Not everyone qualifies for this new treatment option.
Biologic therapy can be a life-changing option for people with severe psoriasis symptoms that have not responded to other treatment options. Biologics can yield results in just a month (or up to 12 weeks).
Psoriasis is an autoimmune condition that causes the immune system to attack the body’s skin cells, and biologics work by targeting the specific part of the immune system that is overreacting. (Learn more about how biologics treat psoriasis here.)
Like with many other health conditions, treatment for psoriasis can range from mild to more aggressive. Doctors always aim to find the mildest treatment option that yields effective results, in order to prevent unnecessary side effects.
People with mild psoriasis can often treat their skin symptoms with lifestyle changes to reduce inflammation, healthy skin care habits, and topical steroids. If these treatments are not enough, however, biologics may be considered.
“Biologics are currently approved for patients suffering from moderate to severe psoriasis,” says Bobby Buka, MD, dermatologist and section chief at Mount Sinai School of Medicine.
There are a number of factors that can determine whether someone has mild, moderate, or severe psoriasis, so the ideal candidates for biologics don’t always express the exact same symptoms.
If someone is experiencing a high emotional toll from psoriasis, their diagnosis may be considered moderate to severe even if their symptoms are not affecting a large portion of their body. This person may be a good candidate for biologic therapy.
For example: “You can have 10 percent of the body surface area involved with not much psycho-social impact, or you can have really severe dandruff that’s only five percent of the body’s surface area, but has a really depressive, emotional effect on a patient,” says Dr. Buka. The former may have more surface area involved, but the latter is experiencing greater quality-of-life impact.
Local vs. Systemic Treatment
Sometimes, psoriasis is localized to a single part of the body; other times, plaques may appear in numerous locations around the body.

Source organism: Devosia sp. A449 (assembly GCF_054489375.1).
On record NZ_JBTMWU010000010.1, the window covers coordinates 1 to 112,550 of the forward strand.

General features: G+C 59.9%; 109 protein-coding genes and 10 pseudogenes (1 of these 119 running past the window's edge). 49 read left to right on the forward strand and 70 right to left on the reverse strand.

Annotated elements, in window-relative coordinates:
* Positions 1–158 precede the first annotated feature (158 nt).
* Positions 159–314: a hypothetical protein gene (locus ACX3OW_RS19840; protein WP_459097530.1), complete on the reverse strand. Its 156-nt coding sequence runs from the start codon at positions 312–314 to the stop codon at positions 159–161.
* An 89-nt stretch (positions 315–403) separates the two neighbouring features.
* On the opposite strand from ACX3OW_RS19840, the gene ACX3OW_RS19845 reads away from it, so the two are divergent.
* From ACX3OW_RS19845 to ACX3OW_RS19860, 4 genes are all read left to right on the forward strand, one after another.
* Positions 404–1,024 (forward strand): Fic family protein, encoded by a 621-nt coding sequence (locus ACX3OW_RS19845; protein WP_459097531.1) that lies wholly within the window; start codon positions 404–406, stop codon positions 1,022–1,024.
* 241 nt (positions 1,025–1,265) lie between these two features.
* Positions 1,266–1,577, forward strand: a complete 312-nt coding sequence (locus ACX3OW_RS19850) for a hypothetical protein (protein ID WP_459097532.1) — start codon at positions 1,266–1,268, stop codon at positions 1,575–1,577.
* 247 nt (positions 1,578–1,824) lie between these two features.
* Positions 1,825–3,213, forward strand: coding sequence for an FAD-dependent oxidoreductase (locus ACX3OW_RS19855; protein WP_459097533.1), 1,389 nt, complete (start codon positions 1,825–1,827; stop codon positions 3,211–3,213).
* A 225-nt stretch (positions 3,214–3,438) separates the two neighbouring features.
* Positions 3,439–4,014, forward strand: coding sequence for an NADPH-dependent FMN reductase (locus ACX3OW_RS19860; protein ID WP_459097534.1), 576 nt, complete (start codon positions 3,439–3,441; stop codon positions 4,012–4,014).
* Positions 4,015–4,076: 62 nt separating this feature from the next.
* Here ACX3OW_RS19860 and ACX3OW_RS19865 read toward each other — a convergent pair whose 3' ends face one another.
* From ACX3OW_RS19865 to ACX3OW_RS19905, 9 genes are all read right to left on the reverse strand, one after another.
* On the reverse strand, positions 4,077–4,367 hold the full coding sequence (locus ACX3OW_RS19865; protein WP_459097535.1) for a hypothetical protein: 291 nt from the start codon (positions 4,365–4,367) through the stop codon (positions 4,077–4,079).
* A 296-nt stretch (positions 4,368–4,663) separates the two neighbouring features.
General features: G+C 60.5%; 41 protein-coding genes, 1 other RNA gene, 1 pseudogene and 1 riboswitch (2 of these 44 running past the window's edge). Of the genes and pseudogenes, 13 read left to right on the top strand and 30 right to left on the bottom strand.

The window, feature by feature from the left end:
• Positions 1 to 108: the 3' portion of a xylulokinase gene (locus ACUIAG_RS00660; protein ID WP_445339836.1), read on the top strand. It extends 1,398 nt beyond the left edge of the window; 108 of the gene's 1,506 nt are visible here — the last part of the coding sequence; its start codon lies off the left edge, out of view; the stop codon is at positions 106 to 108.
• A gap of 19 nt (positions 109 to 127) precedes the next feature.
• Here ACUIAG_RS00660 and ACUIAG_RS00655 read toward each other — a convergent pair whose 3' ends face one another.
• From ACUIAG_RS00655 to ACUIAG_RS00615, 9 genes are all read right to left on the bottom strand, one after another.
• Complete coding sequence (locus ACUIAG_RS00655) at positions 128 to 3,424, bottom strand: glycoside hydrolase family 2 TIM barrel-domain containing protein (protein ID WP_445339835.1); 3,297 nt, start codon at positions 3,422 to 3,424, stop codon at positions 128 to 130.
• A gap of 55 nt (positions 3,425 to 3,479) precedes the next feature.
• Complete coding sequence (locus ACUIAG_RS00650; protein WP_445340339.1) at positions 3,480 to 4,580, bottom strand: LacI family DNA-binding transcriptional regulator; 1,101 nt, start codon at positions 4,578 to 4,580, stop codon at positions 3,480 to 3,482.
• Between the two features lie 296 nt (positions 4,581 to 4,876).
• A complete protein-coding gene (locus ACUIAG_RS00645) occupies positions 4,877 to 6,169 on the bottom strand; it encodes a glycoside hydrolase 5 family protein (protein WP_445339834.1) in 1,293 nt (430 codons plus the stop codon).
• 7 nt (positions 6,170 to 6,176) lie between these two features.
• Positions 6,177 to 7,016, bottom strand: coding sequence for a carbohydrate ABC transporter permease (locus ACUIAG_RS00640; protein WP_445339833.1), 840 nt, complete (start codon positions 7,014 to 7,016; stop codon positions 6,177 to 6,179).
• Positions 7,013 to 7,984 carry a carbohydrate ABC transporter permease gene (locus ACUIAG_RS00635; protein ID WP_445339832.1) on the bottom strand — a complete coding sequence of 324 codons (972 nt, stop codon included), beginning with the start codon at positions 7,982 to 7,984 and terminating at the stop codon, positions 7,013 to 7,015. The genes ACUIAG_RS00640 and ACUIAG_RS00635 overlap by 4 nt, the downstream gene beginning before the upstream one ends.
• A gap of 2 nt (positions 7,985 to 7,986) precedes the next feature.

If you only have one affected part of the body, it’s easy enough to treat it with a cream or ointment. “For patients [who] have psoriasis that involve multiple body parts, a cream or ointment may not make sense. That I think is an ideal candidate for biologic therapy,” says Dr. Buka.
Other Health Risks
Biologics only shut down a specific part of the immune system, which for the most part allows the body to continue to defend against most viral and bacterial infections.
Biologics are not recommended for patients who already have a compromised immune system, according to the National Psoriasis Foundation. Blood tests are required before starting a biologic.
Tuberculosis testing is also necessary. The same part of the immune system that creates psoriasis symptoms also helps protect against tuberculosis, according to Dr. Buka. “We want to make absolutely sure that before we start a biologic, these patients have not been exposed to tuberculosis,” he says.
Curious about how treatment with biologics works? Check out the treatment process for biologic therapy here.
Dr. Buka is a section chief at Mount Sinai School of Medicine. Dr. Buka is also a diplomate of the American Board of Dermatology and the Society for Pediatric Dermatology.
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I'm Dr. Bobby Buka.
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I'm a dermatologist at the Mt Sinai School
of Medicine, Department of Dermatology.
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Biologics are currently approved for
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patients suffering from moderate to severe
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Moderate to severe psoriasis can mean a
lot of different things for
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You can have 10 percent of the body
surface area involved with not
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much psycho-social impact.
00:00:20.420 --> 00:00:24.430
Or you can have really severe dandruff
that's only 5% of the body's surface area,
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but has a really depressive emotional
effect on a patient,
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I would certainly consider that moderate
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For localized psoriasis a cream or an
ointment may be enough.
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For, for patients that have psoriasis that
involve multiple body parts, a cream or
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ointment may not make sense.
00:00:38.860 --> 00:00:41.750
That I think is an ideal candidate for a
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What patients need to know before they
start a biologic.